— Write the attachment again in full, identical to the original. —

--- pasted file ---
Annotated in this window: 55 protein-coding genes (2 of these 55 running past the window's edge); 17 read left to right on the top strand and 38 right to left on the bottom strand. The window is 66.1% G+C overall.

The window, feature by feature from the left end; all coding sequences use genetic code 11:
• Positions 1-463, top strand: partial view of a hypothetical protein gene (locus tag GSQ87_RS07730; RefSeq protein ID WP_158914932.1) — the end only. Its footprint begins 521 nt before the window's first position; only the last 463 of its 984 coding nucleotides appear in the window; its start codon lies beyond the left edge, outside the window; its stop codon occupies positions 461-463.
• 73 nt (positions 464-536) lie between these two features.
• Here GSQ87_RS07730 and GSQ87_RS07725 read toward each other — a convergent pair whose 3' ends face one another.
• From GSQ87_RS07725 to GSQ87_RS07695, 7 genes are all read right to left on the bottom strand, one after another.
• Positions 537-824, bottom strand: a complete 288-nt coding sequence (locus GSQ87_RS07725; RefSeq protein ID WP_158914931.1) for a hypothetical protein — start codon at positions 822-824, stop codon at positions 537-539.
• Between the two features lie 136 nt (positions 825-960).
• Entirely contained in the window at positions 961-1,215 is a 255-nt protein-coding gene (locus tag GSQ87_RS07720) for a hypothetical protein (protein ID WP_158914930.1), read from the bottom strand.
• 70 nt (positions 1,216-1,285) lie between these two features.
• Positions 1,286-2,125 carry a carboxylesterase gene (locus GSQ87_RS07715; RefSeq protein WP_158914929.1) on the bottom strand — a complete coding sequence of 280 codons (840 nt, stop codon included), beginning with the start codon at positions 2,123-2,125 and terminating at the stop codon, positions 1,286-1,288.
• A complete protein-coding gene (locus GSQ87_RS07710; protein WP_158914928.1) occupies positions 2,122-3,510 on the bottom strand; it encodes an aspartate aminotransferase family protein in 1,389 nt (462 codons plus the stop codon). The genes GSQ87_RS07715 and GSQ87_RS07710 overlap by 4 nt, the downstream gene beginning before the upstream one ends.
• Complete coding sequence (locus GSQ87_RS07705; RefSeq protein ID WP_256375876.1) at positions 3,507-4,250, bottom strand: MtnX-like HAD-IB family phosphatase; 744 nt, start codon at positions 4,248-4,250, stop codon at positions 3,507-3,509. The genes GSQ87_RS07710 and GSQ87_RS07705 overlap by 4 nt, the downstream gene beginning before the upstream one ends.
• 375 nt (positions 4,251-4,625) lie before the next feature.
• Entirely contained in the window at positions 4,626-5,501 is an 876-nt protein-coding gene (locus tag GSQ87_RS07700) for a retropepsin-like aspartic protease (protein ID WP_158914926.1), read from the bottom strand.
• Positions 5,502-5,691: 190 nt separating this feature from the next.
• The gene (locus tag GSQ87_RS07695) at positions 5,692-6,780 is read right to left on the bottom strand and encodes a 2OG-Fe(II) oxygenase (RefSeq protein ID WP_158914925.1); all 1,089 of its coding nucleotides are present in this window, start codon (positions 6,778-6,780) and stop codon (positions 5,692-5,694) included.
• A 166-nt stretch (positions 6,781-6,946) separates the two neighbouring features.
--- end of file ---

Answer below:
Annotated in this window: 55 protein-coding genes (2 of these 55 running past the window's edge); 17 read left to right on the top strand and 38 right to left on the bottom strand. The window is 66.1% G+C overall.

The window, feature by feature from the left end; all coding sequences use genetic code 11:
• Positions 1-463, top strand: partial view of a hypothetical protein gene (locus tag GSQ87_RS07730; RefSeq protein ID WP_158914932.1) — the end only. Its footprint begins 521 nt before the window's first position; only the last 463 of its 984 coding nucleotides appear in the window; its start codon lies beyond the left edge, outside the window; its stop codon occupies positions 461-463.
• 73 nt (positions 464-536) lie between these two features.
• Here GSQ87_RS07730 and GSQ87_RS07725 read toward each other — a convergent pair whose 3' ends face one another.
• From GSQ87_RS07725 to GSQ87_RS07695, 7 genes are all read right to left on the bottom strand, one after another.
• Positions 537-824, bottom strand: a complete 288-nt coding sequence (locus GSQ87_RS07725; RefSeq protein ID WP_158914931.1) for a hypothetical protein — start codon at positions 822-824, stop codon at positions 537-539.
• Between the two features lie 136 nt (positions 825-960).
• Entirely contained in the window at positions 961-1,215 is a 255-nt protein-coding gene (locus tag GSQ87_RS07720) for a hypothetical protein (protein ID WP_158914930.1), read from the bottom strand.
• 70 nt (positions 1,216-1,285) lie between these two features.
• Positions 1,286-2,125 carry a carboxylesterase gene (locus GSQ87_RS07715; RefSeq protein WP_158914929.1) on the bottom strand — a complete coding sequence of 280 codons (840 nt, stop codon included), beginning with the start codon at positions 2,123-2,125 and terminating at the stop codon, positions 1,286-1,288.
• A complete protein-coding gene (locus GSQ87_RS07710; protein WP_158914928.1) occupies positions 2,122-3,510 on the bottom strand; it encodes an aspartate aminotransferase family protein in 1,389 nt (462 codons plus the stop codon). The genes GSQ87_RS07715 and GSQ87_RS07710 overlap by 4 nt, the downstream gene beginning before the upstream one ends.
• Complete coding sequence (locus GSQ87_RS07705; RefSeq protein ID WP_256375876.1) at positions 3,507-4,250, bottom strand: MtnX-like HAD-IB family phosphatase; 744 nt, start codon at positions 4,248-4,250, stop codon at positions 3,507-3,509. The genes GSQ87_RS07710 and GSQ87_RS07705 overlap by 4 nt, the downstream gene beginning before the upstream one ends.
• 375 nt (positions 4,251-4,625) lie before the next feature.
• Entirely contained in the window at positions 4,626-5,501 is an 876-nt protein-coding gene (locus tag GSQ87_RS07700) for a retropepsin-like aspartic protease (protein ID WP_158914926.1), read from the bottom strand.
• Positions 5,502-5,691: 190 nt separating this feature from the next.
• The gene (locus tag GSQ87_RS07695) at positions 5,692-6,780 is read right to left on the bottom strand and encodes a 2OG-Fe(II) oxygenase (RefSeq protein ID WP_158914925.1); all 1,089 of its coding nucleotides are present in this window, start codon (positions 6,778-6,780) and stop codon (positions 5,692-5,694) included.
• A 166-nt stretch (positions 6,781-6,946) separates the two neighbouring features.